JOHANNESBURG (miningweekly.com) – South Africa’s emission levels are as high as those of the eight-times-larger UK economy, EDS Systems business development head Eckart Zollner pointed out on Friday, when he also drew attention to the mounting pressure on South Africa’s biggest polluters to curb their greenhouse-gas (GHG) emissions.
Zollner stated that the Department of Environment, Forestry and Fisheries was scheduled to release its report on the GHG emissions pertaining to South Africa’s largest polluters within seven days of the end of the national lockdown.
This, he said, would result in large corporates having to face public scrutiny of their air pollution data and anti-pollution plans, in addition to tax on excess carbon emission.
“With two of the largest polluters accountable for 40% of South Africa’s GHG emissions alone, it’s time for businesses and individuals alike to acknowledge that the urgency of the situation requires everyone to accurately quantify, assess and reduce their contributions in order to prevent catastrophic climate change,” Zollner stated in the release to Mining Weekly.
Once lockdown had been lifted, information on 16 of South Africa’s biggest polluters would be released for public examination, including information relating to their annual emissions, their plans to reduce those over five years and audited reports on target progress. This would also serve to emphasise Carbon Tax Act obligations.
Failing to show that they were taking sufficient steps would, Zollner stated, result in a public outcry in addition to an increased tax burden.
“While businesses might feel pressured to reassess their emissions and lower their carbon footprint, quantifying their contribution in order to determine an appropriate decarbonisation framework isn’t that difficult.
“Technology solutions that monitor carbon footprint as well as showing tax liability have made it a simple matter of generating an accurate visualisation and report based on the input of emissions or process data, breaking tax liability down into its relevant emissions sources per emitter site.
“This provides an overview of the company’s liability from a carbon tax perspective, and tracking, tracing and assessing the carbon footprint across the organisation to calculate a carbon tax amount owing, that considers any offset reductions,” Zollner stated.
As reported by Mining Weekly earlier this month, Environment Minister Barbara Creecy granted Eskom an additional two months to bring its emissions-breaching Kendal power station into line with minimum emission standards (MES), which also set limits for nitrogen oxides and sulphur dioxide. The Ministerial action came against the background of Kendal failing to comply with the particulate-emissions component of MES for a prolonged period. The plant’s environmental performance worsened materially in mid-2018, when dust-handling protocols were breached and equipment damaged, following a decision to sustain production amid severe system constraints.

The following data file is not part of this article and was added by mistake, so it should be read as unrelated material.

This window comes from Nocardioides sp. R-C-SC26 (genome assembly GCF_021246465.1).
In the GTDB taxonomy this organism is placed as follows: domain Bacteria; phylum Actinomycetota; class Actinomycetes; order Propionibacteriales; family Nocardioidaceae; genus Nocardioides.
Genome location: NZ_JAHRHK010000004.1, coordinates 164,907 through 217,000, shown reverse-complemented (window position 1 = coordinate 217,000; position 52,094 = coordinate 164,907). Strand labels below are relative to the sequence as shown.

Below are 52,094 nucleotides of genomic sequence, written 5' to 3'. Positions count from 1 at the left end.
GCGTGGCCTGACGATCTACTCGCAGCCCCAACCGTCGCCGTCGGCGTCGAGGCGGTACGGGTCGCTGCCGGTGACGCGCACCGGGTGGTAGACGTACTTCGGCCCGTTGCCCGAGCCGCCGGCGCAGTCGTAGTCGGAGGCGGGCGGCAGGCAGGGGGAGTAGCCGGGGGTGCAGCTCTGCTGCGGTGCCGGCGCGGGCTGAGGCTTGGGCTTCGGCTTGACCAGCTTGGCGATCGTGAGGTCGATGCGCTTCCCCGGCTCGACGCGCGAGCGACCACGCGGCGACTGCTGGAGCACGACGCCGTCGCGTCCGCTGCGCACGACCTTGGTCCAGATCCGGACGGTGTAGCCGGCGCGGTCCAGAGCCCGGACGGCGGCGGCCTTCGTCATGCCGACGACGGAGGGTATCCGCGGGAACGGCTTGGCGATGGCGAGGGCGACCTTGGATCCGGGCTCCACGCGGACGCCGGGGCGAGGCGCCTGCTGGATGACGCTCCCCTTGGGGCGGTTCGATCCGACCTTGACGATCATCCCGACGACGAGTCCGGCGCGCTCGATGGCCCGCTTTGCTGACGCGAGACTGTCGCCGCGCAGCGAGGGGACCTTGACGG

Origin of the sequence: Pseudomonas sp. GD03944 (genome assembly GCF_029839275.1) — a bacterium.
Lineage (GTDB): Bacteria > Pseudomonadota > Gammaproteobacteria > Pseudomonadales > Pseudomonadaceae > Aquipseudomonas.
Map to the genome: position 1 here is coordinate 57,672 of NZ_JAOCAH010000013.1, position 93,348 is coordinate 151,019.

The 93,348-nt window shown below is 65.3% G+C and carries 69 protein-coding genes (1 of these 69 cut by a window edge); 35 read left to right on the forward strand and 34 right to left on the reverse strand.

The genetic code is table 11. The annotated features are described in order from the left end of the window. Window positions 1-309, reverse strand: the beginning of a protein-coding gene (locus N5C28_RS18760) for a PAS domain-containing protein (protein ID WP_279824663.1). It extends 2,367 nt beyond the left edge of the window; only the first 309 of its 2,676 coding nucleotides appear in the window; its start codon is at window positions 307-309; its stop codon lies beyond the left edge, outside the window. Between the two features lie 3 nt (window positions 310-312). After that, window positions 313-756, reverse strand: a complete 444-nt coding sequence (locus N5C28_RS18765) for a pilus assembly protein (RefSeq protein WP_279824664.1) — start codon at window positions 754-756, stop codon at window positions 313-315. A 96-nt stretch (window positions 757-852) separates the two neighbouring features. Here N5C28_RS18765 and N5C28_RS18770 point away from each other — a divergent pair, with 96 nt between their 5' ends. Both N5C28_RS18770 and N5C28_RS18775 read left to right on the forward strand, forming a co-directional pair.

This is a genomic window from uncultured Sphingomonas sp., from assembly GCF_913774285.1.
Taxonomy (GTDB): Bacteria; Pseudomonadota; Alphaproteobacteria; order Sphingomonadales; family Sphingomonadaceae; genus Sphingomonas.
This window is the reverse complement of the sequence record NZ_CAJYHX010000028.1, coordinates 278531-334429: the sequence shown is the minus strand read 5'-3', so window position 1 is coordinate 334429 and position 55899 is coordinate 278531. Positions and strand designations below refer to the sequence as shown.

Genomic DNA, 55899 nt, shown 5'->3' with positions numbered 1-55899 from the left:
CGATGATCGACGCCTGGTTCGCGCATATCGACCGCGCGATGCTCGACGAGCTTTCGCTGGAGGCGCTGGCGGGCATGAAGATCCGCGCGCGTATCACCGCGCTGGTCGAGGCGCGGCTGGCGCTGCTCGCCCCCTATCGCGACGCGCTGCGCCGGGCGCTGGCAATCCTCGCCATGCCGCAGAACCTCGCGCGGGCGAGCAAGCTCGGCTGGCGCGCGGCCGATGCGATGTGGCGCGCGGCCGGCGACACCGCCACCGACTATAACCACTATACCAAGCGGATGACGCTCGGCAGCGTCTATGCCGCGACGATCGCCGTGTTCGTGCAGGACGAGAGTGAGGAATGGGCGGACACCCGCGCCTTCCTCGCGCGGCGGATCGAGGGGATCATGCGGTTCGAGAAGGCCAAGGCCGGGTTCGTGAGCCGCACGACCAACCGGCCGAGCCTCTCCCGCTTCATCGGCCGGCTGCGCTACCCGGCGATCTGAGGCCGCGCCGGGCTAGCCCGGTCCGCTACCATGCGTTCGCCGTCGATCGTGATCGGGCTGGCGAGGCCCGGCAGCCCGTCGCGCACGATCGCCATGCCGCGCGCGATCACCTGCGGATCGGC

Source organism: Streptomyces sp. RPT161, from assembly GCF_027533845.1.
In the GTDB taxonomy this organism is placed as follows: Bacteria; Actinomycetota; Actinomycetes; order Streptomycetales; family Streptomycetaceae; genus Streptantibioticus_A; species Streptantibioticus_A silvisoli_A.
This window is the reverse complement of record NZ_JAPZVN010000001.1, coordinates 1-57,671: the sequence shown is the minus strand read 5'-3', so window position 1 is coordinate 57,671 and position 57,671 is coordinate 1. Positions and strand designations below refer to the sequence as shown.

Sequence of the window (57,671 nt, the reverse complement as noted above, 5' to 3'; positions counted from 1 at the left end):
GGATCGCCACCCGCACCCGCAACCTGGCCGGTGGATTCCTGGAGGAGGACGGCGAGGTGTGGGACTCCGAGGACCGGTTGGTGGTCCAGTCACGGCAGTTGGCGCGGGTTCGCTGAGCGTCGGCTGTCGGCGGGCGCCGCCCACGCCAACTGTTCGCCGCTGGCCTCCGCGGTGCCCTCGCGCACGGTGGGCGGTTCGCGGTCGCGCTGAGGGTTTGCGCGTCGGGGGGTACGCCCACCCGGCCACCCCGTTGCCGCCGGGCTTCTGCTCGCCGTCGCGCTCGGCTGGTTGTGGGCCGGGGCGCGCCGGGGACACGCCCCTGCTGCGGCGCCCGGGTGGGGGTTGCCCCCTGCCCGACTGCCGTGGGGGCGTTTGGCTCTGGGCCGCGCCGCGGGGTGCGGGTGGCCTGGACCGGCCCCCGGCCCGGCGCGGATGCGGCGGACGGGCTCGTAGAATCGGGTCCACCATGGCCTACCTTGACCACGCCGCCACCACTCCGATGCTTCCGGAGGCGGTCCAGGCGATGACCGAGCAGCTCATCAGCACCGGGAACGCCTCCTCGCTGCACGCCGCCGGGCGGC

In an interview with Mining Weekly in October, Creecy stated that, in implementing a just transition from a high-carbon economy to a low-carbon economy, decisions needed to be made on alternative employment for workers at coal-fired power stations due for retirement, a sentiment reiterated to Mining Weekly this week by Minerals Council South Africa CEO Roger Baxter.
Zollner described South Africa’s heavy dependence on coal for most of its electricity production as being hugely problematic.
“To address our responsibility as a signatory to the Paris Accord, South Africa recently implemented its Carbon Tax Act which calculates a tax liability based on the GHG emissions of an organisation that exceed the legislative threshold.
“Although payment of this tax was due on June 1 for companies that fall within phase one, filing and payment has been delayed by the government for three months in response to the Covid-19 pandemic. But filing and payment will commence in future and organisations must still prepare,” Zollner added.
Meanwhile, the transitioning of a US power station and a Dutch power station from coal to renewable hydrogen is leading the way in a world urgently in need of technically achievable and cost-effective climate-change mitigation.
Interestingly, the ground-breaking transition by Intermountain Power Agency, of Utah, and the Magnum Vattenfall power plant, in the Netherlands, is being facilitated by Mitsubishi Hitachi Power Systems, which has steam generator projects at Eskom’s new Medupi and Kusile coal-fired power stations in South Africa. Mitsubishi Hitachi Power Systems emphasised in the release that it was now focused on bringing similar decarbonisation solutions to Africa.
The deployment of similar cutting-edge energy solutions was going to be pivotal in demonstrating how hydrogen could competitively fulfil clean energy expectations.
Countries with favourable renewable-energy environments, such as South Africa, which has superior sun, prime wind, abundant land and an endowment of platinum-group metals, could evolve into supply hubs of commercially competitive hydrogen fuel or hydrogen power, and continue to play a central role in energy supply in a world demanding decarbonisation.
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